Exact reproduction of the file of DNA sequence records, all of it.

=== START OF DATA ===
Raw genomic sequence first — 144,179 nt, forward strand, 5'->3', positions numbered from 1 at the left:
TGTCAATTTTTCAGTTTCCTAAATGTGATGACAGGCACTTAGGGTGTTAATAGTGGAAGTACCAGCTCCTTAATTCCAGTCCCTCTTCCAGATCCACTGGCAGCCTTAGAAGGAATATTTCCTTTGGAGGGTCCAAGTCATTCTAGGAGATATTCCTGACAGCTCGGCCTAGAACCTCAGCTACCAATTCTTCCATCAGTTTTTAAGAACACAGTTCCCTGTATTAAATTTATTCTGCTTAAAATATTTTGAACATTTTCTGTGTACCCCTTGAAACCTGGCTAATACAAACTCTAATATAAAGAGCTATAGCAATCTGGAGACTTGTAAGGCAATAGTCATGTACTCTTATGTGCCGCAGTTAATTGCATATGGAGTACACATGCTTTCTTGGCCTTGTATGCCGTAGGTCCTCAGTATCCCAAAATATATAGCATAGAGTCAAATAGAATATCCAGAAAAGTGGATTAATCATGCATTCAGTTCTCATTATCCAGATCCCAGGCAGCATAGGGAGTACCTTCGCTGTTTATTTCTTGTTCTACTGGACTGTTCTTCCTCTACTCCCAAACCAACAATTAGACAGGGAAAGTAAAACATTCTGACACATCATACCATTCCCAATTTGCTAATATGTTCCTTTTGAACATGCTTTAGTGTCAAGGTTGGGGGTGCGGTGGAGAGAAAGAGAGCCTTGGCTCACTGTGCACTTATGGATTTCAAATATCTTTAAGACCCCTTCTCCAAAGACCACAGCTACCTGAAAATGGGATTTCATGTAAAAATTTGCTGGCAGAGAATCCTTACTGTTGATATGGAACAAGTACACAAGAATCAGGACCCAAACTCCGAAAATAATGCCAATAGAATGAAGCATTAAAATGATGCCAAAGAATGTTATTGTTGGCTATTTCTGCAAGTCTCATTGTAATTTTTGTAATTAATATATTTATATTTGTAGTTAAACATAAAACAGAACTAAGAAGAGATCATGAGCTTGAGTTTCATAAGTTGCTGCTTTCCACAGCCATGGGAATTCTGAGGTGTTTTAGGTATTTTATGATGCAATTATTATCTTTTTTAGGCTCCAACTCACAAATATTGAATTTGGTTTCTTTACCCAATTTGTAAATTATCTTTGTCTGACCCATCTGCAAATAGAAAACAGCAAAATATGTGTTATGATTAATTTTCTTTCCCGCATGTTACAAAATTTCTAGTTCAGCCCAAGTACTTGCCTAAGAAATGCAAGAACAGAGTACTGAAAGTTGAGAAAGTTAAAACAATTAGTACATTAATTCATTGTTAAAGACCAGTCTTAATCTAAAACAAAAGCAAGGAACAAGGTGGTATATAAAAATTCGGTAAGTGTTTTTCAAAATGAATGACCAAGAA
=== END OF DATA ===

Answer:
Raw genomic sequence first — 144,179 nt, forward strand, 5'->3', positions numbered from 1 at the left:
TGTCAATTTTTCAGTTTCCTAAATGTGATGACAGGCACTTAGGGTGTTAATAGTGGAAGTACCAGCTCCTTAATTCCAGTCCCTCTTCCAGATCCACTGGCAGCCTTAGAAGGAATATTTCCTTTGGAGGGTCCAAGTCATTCTAGGAGATATTCCTGACAGCTCGGCCTAGAACCTCAGCTACCAATTCTTCCATCAGTTTTTAAGAACACAGTTCCCTGTATTAAATTTATTCTGCTTAAAATATTTTGAACATTTTCTGTGTACCCCTTGAAACCTGGCTAATACAAACTCTAATATAAAGAGCTATAGCAATCTGGAGACTTGTAAGGCAATAGTCATGTACTCTTATGTGCCGCAGTTAATTGCATATGGAGTACACATGCTTTCTTGGCCTTGTATGCCGTAGGTCCTCAGTATCCCAAAATATATAGCATAGAGTCAAATAGAATATCCAGAAAAGTGGATTAATCATGCATTCAGTTCTCATTATCCAGATCCCAGGCAGCATAGGGAGTACCTTCGCTGTTTATTTCTTGTTCTACTGGACTGTTCTTCCTCTACTCCCAAACCAACAATTAGACAGGGAAAGTAAAACATTCTGACACATCATACCATTCCCAATTTGCTAATATGTTCCTTTTGAACATGCTTTAGTGTCAAGGTTGGGGGTGCGGTGGAGAGAAAGAGAGCCTTGGCTCACTGTGCACTTATGGATTTCAAATATCTTTAAGACCCCTTCTCCAAAGACCACAGCTACCTGAAAATGGGATTTCATGTAAAAATTTGCTGGCAGAGAATCCTTACTGTTGATATGGAACAAGTACACAAGAATCAGGACCCAAACTCCGAAAATAATGCCAATAGAATGAAGCATTAAAATGATGCCAAAGAATGTTATTGTTGGCTATTTCTGCAAGTCTCATTGTAATTTTTGTAATTAATATATTTATATTTGTAGTTAAACATAAAACAGAACTAAGAAGAGATCATGAGCTTGAGTTTCATAAGTTGCTGCTTTCCACAGCCATGGGAATTCTGAGGTGTTTTAGGTATTTTATGATGCAATTATTATCTTTTTTAGGCTCCAACTCACAAATATTGAATTTGGTTTCTTTACCCAATTTGTAAATTATCTTTGTCTGACCCATCTGCAAATAGAAAACAGCAAAATATGTGTTATGATTAATTTTCTTTCCCGCATGTTACAAAATTTCTAGTTCAGCCCAAGTACTTGCCTAAGAAATGCAAGAACAGAGTACTGAAAGTTGAGAAAGTTAAAACAATTAGTACATTAATTCATTGTTAAAGACCAGTCTTAATCTAAAACAAAAGCAAGGAACAAGGTGGTATATAAAAATTCGGTAAGTGTTTTTCAAAATGAATGACCAAGAA